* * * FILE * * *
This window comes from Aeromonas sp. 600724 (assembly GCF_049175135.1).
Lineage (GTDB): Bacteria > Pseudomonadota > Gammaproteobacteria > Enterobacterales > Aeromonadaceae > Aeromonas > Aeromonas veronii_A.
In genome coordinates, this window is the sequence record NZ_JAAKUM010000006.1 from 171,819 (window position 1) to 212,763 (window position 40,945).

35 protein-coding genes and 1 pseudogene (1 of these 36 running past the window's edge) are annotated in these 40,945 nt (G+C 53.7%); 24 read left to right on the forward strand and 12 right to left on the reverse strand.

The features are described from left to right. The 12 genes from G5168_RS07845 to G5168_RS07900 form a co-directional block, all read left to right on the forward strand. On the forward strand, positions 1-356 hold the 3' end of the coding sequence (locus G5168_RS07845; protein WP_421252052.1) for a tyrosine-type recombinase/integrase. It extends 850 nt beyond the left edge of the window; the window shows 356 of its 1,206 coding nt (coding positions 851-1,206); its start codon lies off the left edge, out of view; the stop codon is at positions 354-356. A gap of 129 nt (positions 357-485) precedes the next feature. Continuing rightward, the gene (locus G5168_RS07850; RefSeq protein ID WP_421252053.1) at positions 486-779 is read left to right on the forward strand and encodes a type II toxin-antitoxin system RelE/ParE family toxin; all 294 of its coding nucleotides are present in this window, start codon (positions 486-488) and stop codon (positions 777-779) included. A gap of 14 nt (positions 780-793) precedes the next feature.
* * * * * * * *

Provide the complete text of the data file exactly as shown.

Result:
This window comes from Aeromonas sp. 600724 (assembly GCF_049175135.1).
Lineage (GTDB): Bacteria > Pseudomonadota > Gammaproteobacteria > Enterobacterales > Aeromonadaceae > Aeromonas > Aeromonas veronii_A.
In genome coordinates, this window is the sequence record NZ_JAAKUM010000006.1 from 171,819 (window position 1) to 212,763 (window position 40,945).

35 protein-coding genes and 1 pseudogene (1 of these 36 running past the window's edge) are annotated in these 40,945 nt (G+C 53.7%); 24 read left to right on the forward strand and 12 right to left on the reverse strand.

The features are described from left to right. The 12 genes from G5168_RS07845 to G5168_RS07900 form a co-directional block, all read left to right on the forward strand. On the forward strand, positions 1-356 hold the 3' end of the coding sequence (locus G5168_RS07845; protein WP_421252052.1) for a tyrosine-type recombinase/integrase. It extends 850 nt beyond the left edge of the window; the window shows 356 of its 1,206 coding nt (coding positions 851-1,206); its start codon lies off the left edge, out of view; the stop codon is at positions 354-356. A gap of 129 nt (positions 357-485) precedes the next feature. Continuing rightward, the gene (locus G5168_RS07850; RefSeq protein ID WP_421252053.1) at positions 486-779 is read left to right on the forward strand and encodes a type II toxin-antitoxin system RelE/ParE family toxin; all 294 of its coding nucleotides are present in this window, start codon (positions 486-488) and stop codon (positions 777-779) included. A gap of 14 nt (positions 780-793) precedes the next feature.